But even wrenching cuts to staff and services can provide a chance to achieve lasting improvements to juvenile justice policies and programs.
Don't believe me? The National Juvenile Justice Network (NJJN) has just provided us all with a road map that's concrete, helpful, and surprisingly inspiring. Titled, "The Real Costs and Benefits of Change: Finding Opportunities for Reform During Difficult Fiscal Times," it's a model of cool-headed resourcefulness.

Juvenile Justice: Why Investing in Trauma-Informed Care for Children Makes Sense

juvenile-justice-reform_old-TVJuvenile Justice Reform and Related News

We Can Close the Treatment Gap. Will We?

[The following text is reposted with permission from the Join Together blog, where it first appeared on May 25, 2010. --Ed.]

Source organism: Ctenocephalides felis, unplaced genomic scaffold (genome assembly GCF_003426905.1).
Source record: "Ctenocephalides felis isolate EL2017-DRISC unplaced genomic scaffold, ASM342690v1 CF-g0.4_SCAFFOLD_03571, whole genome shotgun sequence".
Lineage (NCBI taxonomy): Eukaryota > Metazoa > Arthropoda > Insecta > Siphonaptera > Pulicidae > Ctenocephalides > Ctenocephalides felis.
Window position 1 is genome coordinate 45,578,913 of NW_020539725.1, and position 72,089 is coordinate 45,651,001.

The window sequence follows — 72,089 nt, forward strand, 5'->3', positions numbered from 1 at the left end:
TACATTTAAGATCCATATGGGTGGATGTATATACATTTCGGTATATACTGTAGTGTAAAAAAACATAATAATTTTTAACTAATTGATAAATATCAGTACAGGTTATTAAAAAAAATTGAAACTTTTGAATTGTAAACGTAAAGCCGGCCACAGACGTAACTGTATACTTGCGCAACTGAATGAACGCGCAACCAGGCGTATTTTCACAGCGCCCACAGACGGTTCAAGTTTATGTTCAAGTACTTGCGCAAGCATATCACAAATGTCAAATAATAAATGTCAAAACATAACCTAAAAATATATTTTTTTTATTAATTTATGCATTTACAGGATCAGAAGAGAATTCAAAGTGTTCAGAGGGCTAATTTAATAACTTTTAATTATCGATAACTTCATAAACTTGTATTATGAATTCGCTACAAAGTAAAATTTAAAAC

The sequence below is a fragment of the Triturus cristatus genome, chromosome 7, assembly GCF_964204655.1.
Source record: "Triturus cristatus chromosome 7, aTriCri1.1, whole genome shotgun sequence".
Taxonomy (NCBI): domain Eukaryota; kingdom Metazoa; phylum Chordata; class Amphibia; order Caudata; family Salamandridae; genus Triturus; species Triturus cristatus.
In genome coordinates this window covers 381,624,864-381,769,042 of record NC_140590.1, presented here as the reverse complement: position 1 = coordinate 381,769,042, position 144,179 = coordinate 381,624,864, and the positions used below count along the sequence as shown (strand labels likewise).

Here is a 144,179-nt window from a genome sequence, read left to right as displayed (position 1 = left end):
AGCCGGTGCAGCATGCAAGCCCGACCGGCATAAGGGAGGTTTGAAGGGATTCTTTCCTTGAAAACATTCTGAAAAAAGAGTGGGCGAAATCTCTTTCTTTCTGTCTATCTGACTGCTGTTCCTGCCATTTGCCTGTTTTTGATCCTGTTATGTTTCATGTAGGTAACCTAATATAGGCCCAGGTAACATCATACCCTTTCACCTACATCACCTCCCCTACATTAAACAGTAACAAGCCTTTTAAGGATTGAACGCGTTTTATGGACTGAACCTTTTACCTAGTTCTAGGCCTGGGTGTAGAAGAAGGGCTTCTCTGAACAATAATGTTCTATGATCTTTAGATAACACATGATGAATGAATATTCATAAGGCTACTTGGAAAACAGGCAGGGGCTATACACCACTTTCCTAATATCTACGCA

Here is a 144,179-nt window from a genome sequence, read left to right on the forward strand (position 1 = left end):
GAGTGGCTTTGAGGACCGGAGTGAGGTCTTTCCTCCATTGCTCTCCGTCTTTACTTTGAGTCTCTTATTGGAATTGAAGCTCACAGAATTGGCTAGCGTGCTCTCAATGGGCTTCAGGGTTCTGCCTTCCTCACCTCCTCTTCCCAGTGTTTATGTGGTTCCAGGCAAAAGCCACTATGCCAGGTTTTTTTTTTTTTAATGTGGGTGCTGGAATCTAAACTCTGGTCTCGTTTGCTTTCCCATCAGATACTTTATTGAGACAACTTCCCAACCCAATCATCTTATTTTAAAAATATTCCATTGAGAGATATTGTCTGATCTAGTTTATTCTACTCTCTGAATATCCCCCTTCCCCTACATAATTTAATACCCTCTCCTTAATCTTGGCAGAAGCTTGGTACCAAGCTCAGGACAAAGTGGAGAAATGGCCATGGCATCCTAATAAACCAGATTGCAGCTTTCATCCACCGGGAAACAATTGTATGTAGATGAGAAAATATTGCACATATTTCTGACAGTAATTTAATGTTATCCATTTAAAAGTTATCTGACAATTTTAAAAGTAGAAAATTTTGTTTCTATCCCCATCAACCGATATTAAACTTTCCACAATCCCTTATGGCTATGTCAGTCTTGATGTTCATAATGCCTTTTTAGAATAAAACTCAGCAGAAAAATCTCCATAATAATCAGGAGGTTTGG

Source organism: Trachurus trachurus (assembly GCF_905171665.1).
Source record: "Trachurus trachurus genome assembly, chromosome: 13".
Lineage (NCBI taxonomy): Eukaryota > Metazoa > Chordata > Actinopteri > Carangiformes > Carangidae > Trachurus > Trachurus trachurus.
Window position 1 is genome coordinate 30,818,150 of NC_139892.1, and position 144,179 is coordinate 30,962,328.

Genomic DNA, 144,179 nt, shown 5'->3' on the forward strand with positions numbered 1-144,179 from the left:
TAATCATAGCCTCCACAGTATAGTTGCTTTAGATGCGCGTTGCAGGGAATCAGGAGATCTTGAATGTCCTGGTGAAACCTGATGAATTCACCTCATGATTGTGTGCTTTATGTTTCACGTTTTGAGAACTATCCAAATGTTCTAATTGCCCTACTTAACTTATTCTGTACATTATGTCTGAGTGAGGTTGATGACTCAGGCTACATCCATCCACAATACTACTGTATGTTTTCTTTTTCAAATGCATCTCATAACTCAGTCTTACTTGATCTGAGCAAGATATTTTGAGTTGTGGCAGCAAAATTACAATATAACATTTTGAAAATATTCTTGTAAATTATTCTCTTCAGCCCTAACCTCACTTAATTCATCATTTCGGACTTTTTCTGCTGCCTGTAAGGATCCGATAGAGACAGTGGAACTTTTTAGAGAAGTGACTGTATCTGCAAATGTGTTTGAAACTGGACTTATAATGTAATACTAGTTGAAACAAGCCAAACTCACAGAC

adolescent-substance-abuse-treatment_mind-the-gap-stencil-on-pavementThe Rhode Island Closing the Addiction Treatment Gap initiative released its report this morning. They asked me to speak at the event. That got me thinking.
 
Why do we have this enormous gap? Why is such a complicated but treatable brain/behavioral disease treated mostly in a separate and unequal system where care is provided almost entirely without physicians by individuals with relatively modest formal training?